Excluding Rensselaerville, approximately 78 percent of Hilltowns self-responses were submitted online, compared to 88.5 percent of Guilderland and New Scotland self-responses. Approximately 77-percent of self-responses nationwide were submitted online.

A new round of paper questionnaires has been sent out to 16.2 million households nationwide in low-responding census tracts, the Bureau reported, and will arrive by Sept. 15.


Nonresponse follow-up

While the self-response rates for the Hilltowns are low, they don’t reflect the enumeration rate. 

On Aug. 9, census workers nationwide started visiting households that had not responded to the census in what’s called the nonresponse followup phase. The bureau reports that 47,834 paid temporary census workers serviced the New York region — a conglomerate of eight states and Puerto Rico — between Aug. 16 and Aug. 22, the most recent data available. 

U.S. Census Bureau New York Regional Director Jeff Behler told The Enterprise in June that workers may visit one household more than five times in an attempt to get a response.

“At the same time we’re knocking on doors,” he said, “if someone doesn’t answer, we’re leaving a little reminder that says, ‘Hey, we stopped by and we’ll be back in a few days, or, if you want, you can call this toll-free number or go online at this website and complete your 2020 census.’ And we find that people usually do that instead of having someone come back to visit.” 

Census workers wear personal protective equipment and, when interacting with citizens, follow local guidelines as well as guidelines from the Centers for Disease Control and Prevention.

On Aug. 31, the bureau announced that workers will follow up with some households that already responded to ensure accuracy and clarify any vague data that’s been noticed.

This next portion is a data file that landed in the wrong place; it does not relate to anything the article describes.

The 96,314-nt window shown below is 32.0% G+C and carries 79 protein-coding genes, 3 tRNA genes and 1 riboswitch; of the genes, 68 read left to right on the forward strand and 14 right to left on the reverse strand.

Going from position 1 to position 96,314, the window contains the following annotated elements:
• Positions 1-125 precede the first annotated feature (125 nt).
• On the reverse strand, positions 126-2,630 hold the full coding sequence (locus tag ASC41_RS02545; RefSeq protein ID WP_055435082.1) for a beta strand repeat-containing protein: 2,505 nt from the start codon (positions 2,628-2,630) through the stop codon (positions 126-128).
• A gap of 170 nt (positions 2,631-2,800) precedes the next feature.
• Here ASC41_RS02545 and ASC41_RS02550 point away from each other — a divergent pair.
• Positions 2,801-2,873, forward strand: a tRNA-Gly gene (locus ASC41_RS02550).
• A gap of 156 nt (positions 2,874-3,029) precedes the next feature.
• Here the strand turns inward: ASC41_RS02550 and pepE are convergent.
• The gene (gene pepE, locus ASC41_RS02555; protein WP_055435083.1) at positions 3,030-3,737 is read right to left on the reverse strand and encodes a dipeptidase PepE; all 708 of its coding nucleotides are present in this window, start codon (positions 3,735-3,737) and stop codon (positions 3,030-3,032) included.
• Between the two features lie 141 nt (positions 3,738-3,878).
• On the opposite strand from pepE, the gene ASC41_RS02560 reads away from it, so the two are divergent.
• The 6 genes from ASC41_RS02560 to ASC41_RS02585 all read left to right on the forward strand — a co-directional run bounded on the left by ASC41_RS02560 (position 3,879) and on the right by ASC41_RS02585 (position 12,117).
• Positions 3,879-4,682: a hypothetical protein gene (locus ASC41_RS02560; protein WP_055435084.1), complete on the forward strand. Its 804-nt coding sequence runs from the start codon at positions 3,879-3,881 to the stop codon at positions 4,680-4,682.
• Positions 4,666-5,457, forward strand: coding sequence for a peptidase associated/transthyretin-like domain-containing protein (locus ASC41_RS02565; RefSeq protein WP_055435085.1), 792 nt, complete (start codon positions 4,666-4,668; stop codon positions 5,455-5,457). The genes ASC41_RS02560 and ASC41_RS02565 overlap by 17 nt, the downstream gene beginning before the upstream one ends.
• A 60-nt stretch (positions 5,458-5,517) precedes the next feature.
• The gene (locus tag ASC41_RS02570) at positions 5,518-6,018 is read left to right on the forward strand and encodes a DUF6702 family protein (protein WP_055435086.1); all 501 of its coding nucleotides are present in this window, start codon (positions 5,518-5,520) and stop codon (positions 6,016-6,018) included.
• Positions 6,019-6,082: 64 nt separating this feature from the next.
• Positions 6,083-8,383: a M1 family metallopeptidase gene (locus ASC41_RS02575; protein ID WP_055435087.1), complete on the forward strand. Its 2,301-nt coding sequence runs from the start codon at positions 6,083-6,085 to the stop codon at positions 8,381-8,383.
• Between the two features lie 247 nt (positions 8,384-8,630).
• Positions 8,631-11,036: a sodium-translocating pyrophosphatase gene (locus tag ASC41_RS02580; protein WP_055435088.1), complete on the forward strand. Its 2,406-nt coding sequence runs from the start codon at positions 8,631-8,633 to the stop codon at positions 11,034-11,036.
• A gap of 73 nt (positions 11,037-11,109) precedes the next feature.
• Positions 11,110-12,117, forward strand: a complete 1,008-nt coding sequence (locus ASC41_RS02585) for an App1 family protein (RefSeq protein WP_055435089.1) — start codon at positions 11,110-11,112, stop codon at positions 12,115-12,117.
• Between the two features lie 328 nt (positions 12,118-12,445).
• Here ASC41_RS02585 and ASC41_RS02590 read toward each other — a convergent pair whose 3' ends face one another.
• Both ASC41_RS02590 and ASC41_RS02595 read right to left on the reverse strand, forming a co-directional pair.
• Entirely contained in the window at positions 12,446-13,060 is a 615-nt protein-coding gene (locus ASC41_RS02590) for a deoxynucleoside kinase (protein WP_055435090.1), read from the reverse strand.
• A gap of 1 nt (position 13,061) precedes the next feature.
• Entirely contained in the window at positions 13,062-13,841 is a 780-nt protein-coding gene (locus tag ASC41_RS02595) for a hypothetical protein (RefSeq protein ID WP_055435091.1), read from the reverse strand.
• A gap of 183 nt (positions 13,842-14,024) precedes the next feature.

So far, nearly 20 percent of the nation’s enumerated households have been captured through the follow-up response, which will continue through Sept. 30, altered from the original date of Oct. 31 that The Enterprise reported in June. Nearly 85 percent of U.S. households have been counted so far.

The Albany Area Census Office, which spans the eastern border of the state down to Columbia County, has completed 58.8 percent of the followup workload as of Sept. 3, suggesting that roughly 80 percent of households in that region have been counted. 

The Enterprise could not immediately get more specific data. 

Any household that cannot be counted in the follow-up phase will be calculated indirectly, Behler told The Enterprise in June, relying on interviews with neighbors, administrative records, and, if all else fails, statistical analysis based on surrounding households. 

“So our goal is truly 100-percent,” Behler said. ​

More Hilltowns News

  • Todd Gallup, of Berne, pours slop for his pigs.

    Stephen Hadcock, Beginning Farmer Educator for Cornell Cooperative Extension, told The Enterprise that, over the last decade or longer, he’s seen an increase in the number of people who have taken steps to start their own farm. The Enterprise spoke with Hadcock and new Berne farmer Todd Gallup for insight into the process of starting a farm from scratch. 

  • Todd Schwendeman

    Todd Schwendeman announced his resignation from the Berne Planning Board, offering the town board a way to appoint convicted felon Tom Spargo back to the board after his short, illegal tenure. 

  • Vandalism was discovered in Westerlo’s town park this week, with graffiti artwork and crude phrases scrawled around the pavilion.